In Labyrinth of Lies, young, idealistic public prosecutor Johann Radmann (German Film Award nominee Alexander Fehling) is eager to bring high-ranking Nazis to justice, but his efforts are thwarted by corruption within the German political system. Revelations about his own family (á la Francis Lederer in The Man I Married, but the other way around) make things even more difficult for the beleaguered Radmann.

Director Ricciarelli co-wrote with Elisabeth Bartel the German Film Award-nominated Labyrinth of Lies screenplay.

For the record, this year’s Best Picture German Film Award winner was Sebastian Schipper’s Victoria, about a young woman (Laia Costa), her three male “friends,” and a wild night out that leads to a bank robbery.

Disqualified films due to language, national barriers

* Throughout the years, among the films disqualified by the Academy because of arcane eligibility rules relating to language and/or nationality were Krzysztof Kieslowski’s Three Colors: Red (1994), a Swiss submission directed and written by Polish talent; Saverio Costanzo’s Private (2004) an Italian drama set in Palestine and featuring Hebrew and Arabic dialogue; and Michael Haneke’s thriller Hidden (2005), Austria’s submission set in Paris and starring French speakers Daniel Auteuil, Juliette Binoche, and Annie Girardot.

Oscar 2016: Best Foreign Language Film entries

Below is the current list of entries for the 2016 Best Foreign Language Film Academy Award. The Academy will continue to accept submissions up to Oct. 1.

Austria: Goodnight Mommy, Severin Fiala and Veronika Franz.

Bosnia & Herzegovina: Our Everyday Life, Ines Tanovic.

Brazil: The Second Mother, Anna Muylaert.

Bulgaria: The Judgement, Stephan Komandarev.

Chile: The Club, Pablo Larraín.

China: Wolf Totem, Jean-Jacques Annaud.

Colombia: Embrace of the Serpent, Ciro Guerra.

Croatia: The High Sun, Dalibor Matanic.

Dominican Republic: Sand Dollars, Laura Amelia Guzmán and Israel Cárdenas.

Estonia: 1944, Elmo Nüganen.

Finland: The Fencer, Klaus Härö.

Georgia: Moira, Levan Tutberidze.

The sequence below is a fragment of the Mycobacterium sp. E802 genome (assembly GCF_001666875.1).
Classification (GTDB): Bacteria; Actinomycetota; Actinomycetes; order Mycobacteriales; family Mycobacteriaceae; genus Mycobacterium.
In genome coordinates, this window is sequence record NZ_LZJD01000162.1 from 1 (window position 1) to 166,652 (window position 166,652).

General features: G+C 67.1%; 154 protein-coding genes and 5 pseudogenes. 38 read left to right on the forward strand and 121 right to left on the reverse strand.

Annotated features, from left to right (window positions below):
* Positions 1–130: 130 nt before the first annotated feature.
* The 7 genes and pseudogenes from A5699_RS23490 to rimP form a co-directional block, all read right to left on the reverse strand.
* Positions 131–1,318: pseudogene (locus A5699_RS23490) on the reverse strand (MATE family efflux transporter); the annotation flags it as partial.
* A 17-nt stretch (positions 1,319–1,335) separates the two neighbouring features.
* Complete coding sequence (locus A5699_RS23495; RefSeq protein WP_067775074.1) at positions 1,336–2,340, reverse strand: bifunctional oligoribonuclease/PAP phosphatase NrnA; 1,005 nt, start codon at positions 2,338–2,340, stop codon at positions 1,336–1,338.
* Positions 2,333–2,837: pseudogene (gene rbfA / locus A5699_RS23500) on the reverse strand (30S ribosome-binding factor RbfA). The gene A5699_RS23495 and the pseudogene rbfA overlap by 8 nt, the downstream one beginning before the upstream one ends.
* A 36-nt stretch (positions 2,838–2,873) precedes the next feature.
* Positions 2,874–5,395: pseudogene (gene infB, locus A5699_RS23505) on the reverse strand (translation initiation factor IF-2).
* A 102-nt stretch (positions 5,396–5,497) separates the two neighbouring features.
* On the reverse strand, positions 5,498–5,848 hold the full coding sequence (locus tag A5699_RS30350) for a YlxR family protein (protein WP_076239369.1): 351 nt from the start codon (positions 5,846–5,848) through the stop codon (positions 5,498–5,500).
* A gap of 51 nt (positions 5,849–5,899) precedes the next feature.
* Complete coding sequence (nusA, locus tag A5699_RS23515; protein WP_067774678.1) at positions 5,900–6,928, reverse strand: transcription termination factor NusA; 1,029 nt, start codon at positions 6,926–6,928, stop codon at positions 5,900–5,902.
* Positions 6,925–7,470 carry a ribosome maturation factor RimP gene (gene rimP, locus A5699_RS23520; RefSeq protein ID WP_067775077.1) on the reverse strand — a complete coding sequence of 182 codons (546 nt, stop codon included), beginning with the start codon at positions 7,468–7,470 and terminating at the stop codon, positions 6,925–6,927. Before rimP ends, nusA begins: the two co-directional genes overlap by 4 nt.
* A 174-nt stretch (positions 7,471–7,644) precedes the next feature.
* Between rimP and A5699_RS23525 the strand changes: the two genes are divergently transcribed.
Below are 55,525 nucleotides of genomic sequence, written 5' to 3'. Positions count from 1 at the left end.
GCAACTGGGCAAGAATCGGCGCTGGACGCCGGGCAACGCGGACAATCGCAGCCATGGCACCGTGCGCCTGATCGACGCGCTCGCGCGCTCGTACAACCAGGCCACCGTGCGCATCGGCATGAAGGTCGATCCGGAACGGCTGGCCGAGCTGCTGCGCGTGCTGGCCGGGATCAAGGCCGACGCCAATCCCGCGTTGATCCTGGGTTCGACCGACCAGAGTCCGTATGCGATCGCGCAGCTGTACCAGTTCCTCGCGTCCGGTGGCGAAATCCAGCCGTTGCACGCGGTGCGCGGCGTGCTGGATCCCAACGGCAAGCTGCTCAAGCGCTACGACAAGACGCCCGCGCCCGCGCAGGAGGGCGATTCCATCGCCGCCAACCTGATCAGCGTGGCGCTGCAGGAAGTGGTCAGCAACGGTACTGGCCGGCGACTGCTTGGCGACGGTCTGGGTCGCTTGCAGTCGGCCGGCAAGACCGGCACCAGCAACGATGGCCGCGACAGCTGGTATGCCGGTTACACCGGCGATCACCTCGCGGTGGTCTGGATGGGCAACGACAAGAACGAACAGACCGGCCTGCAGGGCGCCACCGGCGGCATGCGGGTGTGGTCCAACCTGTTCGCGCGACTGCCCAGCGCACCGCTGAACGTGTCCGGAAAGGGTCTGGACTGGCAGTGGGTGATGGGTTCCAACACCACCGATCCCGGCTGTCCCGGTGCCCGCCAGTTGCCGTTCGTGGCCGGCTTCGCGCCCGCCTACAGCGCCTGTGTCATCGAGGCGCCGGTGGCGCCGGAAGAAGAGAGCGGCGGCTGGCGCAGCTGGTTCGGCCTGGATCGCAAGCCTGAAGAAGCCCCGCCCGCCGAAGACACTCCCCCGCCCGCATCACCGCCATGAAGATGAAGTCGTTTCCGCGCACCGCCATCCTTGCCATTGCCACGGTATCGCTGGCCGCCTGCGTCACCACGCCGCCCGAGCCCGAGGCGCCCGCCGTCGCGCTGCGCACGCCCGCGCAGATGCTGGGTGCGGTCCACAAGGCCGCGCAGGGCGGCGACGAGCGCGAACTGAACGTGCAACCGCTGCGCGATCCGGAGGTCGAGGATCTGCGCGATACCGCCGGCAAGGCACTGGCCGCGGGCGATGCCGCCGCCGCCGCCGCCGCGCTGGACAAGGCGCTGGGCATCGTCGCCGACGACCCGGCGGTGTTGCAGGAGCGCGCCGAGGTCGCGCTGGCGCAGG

Germany: Labyrinth of Lies, Giulio Ricciarelli.

Greece: Xenia, Panos H. Koutras.

Guatemala: Ixcanul Volcano, Jayro Bustamante.

Hungary: Son of Saul, László Nemes.

Iceland: Rams, Grímur Hákonarson.

Iraq: Memories on Stone, Shawkat Amin Korki.

Ireland: Viva, Paddy Breathnach.

Japan: 100 Yen Love, Masaharu Take.

Jordan: Theeb, Naji Abu Nowar.

Kazakhstan: Stranger, Ermek Tursunov.

Kosovo: Babai, Visar Morina.

Lithuania: The Summer of Sangaile, Alante Kavaite.

Luxembourg: Baby(a)lone, Donato Rotunno.

Macedonia: Honey Night, Ivo Trajkov.

Nepal: Talakjung vs Tulke, Nischal Basnet.

Netherlands: The Paradise Suite, Joost van Ginkel.

Norway: The Wave, Roar Uthaug.

Pakistan: Moor, Jami.

Palestine: The Wanted 18, Paul Cowan and Amer Shomali.

Panama: Box 25, Mercedes Arias and Delfina Vidal.

Paraguay: Cloudy Times, Arami Ullon.

Peru: NN, Héctor Gálvez.

Portugal: Arabian Nights: Vol 2, Miguel Gomes.

Romania: Aferim!, Radu Jude.

Serbia: Enclave, Goran Radovanovic.

Slovenia: The Tree, Sonja Prosenc.

South Korea: The Throne, Lee Joon-ik.

Sweden: A Pigeon Sat on a Branch Reflecting on Existence, Roy Andersson.

Switzerland: Iraqi Odyssey, Samir.

Taiwan: The Assassin, Hou Hsiao-Hsien.

Turkey: Sivas, Kaan Mujdeci.

Venezuela: Gone with the River, Mario Crespo.

Image of Héctor Medina in Oscar 2016 Best Foreign Language Film entry Viva: Treasure Entertainment.

Image of Alexander Fehling in Oscar 2016 Best Foreign Language Film entry Labyrinth of Lies: Claussen Wöbke Putz Filmproduktion / Naked Eye Filmproduktion.

Image of Feng Shaofeng in Oscar 2016 Best Foreign Language Film entry Wolf Totem: China Film.